Skarstedt presents What time is it?, the exhibition of works by three artists presenting the new generation of abstract painters in Germany – Peppi Bottrop, Andreas Breunig and Jana Schröder.
Portraying complex networks of lines and colour fields, each body of work appears to follow its own internal logic, fusing the analytical approach to abstraction with the unpredictability of a single meandering line. Employing inside jokes, personal memories or self-imposed rules in their compositions, the artists avoid overt messaging whilst alerting the viewer to the aesthetic and social context of the present moment.
What time is it? is a question which mimics the evasive intelligence permeating the works of Bottrop, Breunig and Schröder. One of the first sentences one commonly absorbs in an English language class, it is an essential and universal unit of a routine conversation, which simultaneously speaks to some of the most complex issues of human existence. From the notion of historical progress to the nature of time per se, the question in the title also evokes the artist’s distinct methods of renewing the painting from within and evaluating its place in contemporary culture. Straddling the mundane and profound, the phrase invites both an immediate response and extended deliberation, cohering with the visual experience of the works on view
In Peppi Bottrop’s paintings, strokes in charcoal and graphite configure into networks without centre or periphery, which continually lead the eye along their multitudinous pathways. Defined in layers, the lines of varying thickness and velocity seem to follow a rhizome-like growth, registering change over time. Born in Ruhr, once Europe’s largest coal-mining region, Bottrop witnessed the radical transformations of the industrial landscape and the gradual closure of the mines – the memories which he now references in his map-like compositions. In Sorh [Soil of reddish hue] 13 – Devil’s Plaything (2021), organic shapes intertwine with metallic grid patterns, evoking a vision of fenced-in fields or strata of the earth. Rejecting the linear concept of time, Bottrop accumulates the traces of systems in motion, constructing ever-evolving topographies situated between personal memories and physical landscapes.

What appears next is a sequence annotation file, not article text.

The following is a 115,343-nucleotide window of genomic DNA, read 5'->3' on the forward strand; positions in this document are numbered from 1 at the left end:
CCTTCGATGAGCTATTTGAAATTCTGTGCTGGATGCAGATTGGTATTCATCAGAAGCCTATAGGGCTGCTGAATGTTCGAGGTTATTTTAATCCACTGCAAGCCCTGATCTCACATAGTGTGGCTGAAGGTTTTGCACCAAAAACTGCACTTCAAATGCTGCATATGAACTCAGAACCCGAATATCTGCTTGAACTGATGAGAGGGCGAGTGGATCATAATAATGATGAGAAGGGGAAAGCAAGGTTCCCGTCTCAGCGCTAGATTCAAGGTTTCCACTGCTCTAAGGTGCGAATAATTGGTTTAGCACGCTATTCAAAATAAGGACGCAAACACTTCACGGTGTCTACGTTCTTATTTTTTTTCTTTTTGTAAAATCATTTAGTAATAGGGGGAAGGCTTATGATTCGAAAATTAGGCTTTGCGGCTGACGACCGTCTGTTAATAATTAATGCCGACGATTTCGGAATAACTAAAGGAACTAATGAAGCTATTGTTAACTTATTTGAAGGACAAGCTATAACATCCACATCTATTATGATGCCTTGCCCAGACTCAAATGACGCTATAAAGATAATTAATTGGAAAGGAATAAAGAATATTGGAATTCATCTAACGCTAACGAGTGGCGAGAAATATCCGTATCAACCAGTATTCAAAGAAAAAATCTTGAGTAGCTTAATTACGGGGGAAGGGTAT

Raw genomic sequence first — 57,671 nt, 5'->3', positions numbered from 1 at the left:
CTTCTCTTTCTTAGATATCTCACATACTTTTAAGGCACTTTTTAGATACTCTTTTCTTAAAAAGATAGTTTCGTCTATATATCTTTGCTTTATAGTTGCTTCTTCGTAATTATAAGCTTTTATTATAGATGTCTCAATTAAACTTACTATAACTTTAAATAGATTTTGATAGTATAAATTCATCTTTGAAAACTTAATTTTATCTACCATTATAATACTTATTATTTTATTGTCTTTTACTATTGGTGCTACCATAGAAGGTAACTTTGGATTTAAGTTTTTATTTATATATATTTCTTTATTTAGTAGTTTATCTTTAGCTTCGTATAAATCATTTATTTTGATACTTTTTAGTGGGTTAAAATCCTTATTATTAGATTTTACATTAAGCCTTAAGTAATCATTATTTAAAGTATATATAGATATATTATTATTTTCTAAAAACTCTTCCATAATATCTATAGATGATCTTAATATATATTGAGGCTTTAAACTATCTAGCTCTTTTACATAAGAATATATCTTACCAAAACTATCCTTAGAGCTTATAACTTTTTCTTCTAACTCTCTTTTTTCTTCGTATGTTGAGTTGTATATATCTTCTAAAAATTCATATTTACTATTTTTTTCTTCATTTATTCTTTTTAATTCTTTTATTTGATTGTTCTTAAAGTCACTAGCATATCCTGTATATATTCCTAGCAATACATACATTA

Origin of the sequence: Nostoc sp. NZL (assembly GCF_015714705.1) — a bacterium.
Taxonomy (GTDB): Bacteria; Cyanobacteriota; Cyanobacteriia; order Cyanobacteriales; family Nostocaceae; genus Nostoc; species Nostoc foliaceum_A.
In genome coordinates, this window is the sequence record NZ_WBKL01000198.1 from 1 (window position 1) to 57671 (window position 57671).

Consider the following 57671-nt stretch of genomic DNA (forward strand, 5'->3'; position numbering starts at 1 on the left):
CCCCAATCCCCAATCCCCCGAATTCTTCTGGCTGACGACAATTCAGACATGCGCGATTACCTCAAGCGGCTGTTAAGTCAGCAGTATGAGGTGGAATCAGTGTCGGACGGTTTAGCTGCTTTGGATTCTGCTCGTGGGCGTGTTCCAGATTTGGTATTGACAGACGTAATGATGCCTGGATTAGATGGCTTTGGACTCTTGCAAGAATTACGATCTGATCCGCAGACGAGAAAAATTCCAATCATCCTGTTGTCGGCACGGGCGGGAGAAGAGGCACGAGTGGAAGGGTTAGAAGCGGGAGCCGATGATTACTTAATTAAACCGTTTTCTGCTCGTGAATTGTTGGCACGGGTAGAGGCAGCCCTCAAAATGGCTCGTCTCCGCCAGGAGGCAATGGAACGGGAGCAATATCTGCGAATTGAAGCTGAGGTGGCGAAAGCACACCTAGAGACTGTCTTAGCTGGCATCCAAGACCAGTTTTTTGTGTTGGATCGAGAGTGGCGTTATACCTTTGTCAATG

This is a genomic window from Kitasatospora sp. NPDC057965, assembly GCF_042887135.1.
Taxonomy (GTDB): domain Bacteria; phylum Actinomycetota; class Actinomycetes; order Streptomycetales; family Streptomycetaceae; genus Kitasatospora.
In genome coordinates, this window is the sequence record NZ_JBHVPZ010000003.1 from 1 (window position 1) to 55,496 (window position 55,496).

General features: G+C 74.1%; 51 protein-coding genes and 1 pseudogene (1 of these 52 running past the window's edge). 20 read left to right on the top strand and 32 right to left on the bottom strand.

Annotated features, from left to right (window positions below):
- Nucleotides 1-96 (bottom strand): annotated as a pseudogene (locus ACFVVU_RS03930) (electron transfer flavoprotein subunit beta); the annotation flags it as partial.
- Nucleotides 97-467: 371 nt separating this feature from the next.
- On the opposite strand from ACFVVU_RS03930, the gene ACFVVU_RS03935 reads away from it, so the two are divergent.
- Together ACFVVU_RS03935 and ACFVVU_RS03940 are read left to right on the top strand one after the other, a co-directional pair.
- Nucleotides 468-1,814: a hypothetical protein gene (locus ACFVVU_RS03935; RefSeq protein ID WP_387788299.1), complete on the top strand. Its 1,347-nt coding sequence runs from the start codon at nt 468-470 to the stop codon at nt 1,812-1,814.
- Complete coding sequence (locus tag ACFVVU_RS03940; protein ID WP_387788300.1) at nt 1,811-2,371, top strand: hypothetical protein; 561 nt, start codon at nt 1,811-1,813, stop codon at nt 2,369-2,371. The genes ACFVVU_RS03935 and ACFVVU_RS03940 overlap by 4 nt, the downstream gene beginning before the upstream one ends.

Superimposing energetic gestures in oil with marks in charcoal and drips in acrylic, Andreas Breunig creates vibrant abstraction underpinned by a resolute analytical method. Defying immediate legibility in a seemingly erratic arrangement of strokes, the artist in fact consciously places all compositional elements, eliminating any spontaneity from the process. Working in series, Breunig coordinates available types of abstract strokes, locating meaning in the relationships between them, rather than in individual components. In ‘Sort Cuts’, bright hues of purple, green and yellow which the artist selected beforehand, stage visual connections between multiple works in the series. Referencing the idea of a ‘shortcut’ as a set of commands to secure a specific outcome, Breunig modifies the word, perhaps as an enquiry into a pattern of gestures equivalent to an enthralling abstract image. As the artist explained, “it makes sense if you push the right buttons, but it doesn’t make sense at all, if you leave something out. So it’s all about the exchange of the marks – each mark doesn’t stand for something, just the marks together are within a system.”